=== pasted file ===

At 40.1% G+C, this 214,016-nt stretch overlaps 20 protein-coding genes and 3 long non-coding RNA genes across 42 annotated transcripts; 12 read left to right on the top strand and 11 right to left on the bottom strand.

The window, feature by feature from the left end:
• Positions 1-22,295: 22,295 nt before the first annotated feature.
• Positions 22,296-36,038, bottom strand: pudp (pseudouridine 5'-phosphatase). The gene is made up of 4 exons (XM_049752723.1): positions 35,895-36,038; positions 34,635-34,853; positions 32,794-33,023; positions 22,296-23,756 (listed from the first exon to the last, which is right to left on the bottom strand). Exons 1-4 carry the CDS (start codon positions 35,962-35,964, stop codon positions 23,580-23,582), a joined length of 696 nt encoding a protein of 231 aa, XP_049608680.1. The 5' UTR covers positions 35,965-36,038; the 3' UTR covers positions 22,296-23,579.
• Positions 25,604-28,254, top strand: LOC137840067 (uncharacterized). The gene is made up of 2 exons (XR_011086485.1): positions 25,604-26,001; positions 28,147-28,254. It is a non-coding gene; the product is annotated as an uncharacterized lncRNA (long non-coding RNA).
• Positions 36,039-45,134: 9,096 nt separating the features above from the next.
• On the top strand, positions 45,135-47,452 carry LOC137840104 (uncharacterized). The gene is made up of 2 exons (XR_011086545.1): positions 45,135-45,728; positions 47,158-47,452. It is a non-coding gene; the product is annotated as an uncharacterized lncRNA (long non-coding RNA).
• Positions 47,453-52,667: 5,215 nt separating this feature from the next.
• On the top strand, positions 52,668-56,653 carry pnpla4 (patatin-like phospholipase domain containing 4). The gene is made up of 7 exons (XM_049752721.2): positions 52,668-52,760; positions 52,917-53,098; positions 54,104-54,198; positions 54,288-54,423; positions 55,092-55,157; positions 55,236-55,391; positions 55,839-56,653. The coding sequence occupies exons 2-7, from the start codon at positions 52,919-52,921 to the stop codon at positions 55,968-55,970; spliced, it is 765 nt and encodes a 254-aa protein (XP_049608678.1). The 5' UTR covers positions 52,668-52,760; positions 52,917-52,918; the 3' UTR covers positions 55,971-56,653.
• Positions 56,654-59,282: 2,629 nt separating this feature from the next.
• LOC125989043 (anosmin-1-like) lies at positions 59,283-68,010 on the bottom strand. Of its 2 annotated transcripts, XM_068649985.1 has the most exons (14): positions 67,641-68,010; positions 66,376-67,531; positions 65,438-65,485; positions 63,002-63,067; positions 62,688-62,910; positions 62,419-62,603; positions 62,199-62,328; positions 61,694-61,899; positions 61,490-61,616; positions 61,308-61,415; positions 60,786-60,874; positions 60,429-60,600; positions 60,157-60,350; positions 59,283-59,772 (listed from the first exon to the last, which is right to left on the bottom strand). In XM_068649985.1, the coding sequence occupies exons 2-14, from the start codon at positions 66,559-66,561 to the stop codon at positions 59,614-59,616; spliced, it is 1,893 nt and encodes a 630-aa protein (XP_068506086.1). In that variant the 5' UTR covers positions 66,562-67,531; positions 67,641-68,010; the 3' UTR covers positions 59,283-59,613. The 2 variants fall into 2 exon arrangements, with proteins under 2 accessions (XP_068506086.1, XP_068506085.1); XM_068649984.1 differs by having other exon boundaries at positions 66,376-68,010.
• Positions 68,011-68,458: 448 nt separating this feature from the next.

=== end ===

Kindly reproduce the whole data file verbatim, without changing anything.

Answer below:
At 40.1% G+C, this 214,016-nt stretch overlaps 20 protein-coding genes and 3 long non-coding RNA genes across 42 annotated transcripts; 12 read left to right on the top strand and 11 right to left on the bottom strand.

The window, feature by feature from the left end:
• Positions 1-22,295: 22,295 nt before the first annotated feature.
• Positions 22,296-36,038, bottom strand: pudp (pseudouridine 5'-phosphatase). The gene is made up of 4 exons (XM_049752723.1): positions 35,895-36,038; positions 34,635-34,853; positions 32,794-33,023; positions 22,296-23,756 (listed from the first exon to the last, which is right to left on the bottom strand). Exons 1-4 carry the CDS (start codon positions 35,962-35,964, stop codon positions 23,580-23,582), a joined length of 696 nt encoding a protein of 231 aa, XP_049608680.1. The 5' UTR covers positions 35,965-36,038; the 3' UTR covers positions 22,296-23,579.
• Positions 25,604-28,254, top strand: LOC137840067 (uncharacterized). The gene is made up of 2 exons (XR_011086485.1): positions 25,604-26,001; positions 28,147-28,254. It is a non-coding gene; the product is annotated as an uncharacterized lncRNA (long non-coding RNA).
• Positions 36,039-45,134: 9,096 nt separating the features above from the next.
• On the top strand, positions 45,135-47,452 carry LOC137840104 (uncharacterized). The gene is made up of 2 exons (XR_011086545.1): positions 45,135-45,728; positions 47,158-47,452. It is a non-coding gene; the product is annotated as an uncharacterized lncRNA (long non-coding RNA).
• Positions 47,453-52,667: 5,215 nt separating this feature from the next.
• On the top strand, positions 52,668-56,653 carry pnpla4 (patatin-like phospholipase domain containing 4). The gene is made up of 7 exons (XM_049752721.2): positions 52,668-52,760; positions 52,917-53,098; positions 54,104-54,198; positions 54,288-54,423; positions 55,092-55,157; positions 55,236-55,391; positions 55,839-56,653. The coding sequence occupies exons 2-7, from the start codon at positions 52,919-52,921 to the stop codon at positions 55,968-55,970; spliced, it is 765 nt and encodes a 254-aa protein (XP_049608678.1). The 5' UTR covers positions 52,668-52,760; positions 52,917-52,918; the 3' UTR covers positions 55,971-56,653.
• Positions 56,654-59,282: 2,629 nt separating this feature from the next.
• LOC125989043 (anosmin-1-like) lies at positions 59,283-68,010 on the bottom strand. Of its 2 annotated transcripts, XM_068649985.1 has the most exons (14): positions 67,641-68,010; positions 66,376-67,531; positions 65,438-65,485; positions 63,002-63,067; positions 62,688-62,910; positions 62,419-62,603; positions 62,199-62,328; positions 61,694-61,899; positions 61,490-61,616; positions 61,308-61,415; positions 60,786-60,874; positions 60,429-60,600; positions 60,157-60,350; positions 59,283-59,772 (listed from the first exon to the last, which is right to left on the bottom strand). In XM_068649985.1, the coding sequence occupies exons 2-14, from the start codon at positions 66,559-66,561 to the stop codon at positions 59,614-59,616; spliced, it is 1,893 nt and encodes a 630-aa protein (XP_068506086.1). In that variant the 5' UTR covers positions 66,562-67,531; positions 67,641-68,010; the 3' UTR covers positions 59,283-59,613. The 2 variants fall into 2 exon arrangements, with proteins under 2 accessions (XP_068506086.1, XP_068506085.1); XM_068649984.1 differs by having other exon boundaries at positions 66,376-68,010.
• Positions 68,011-68,458: 448 nt separating this feature from the next.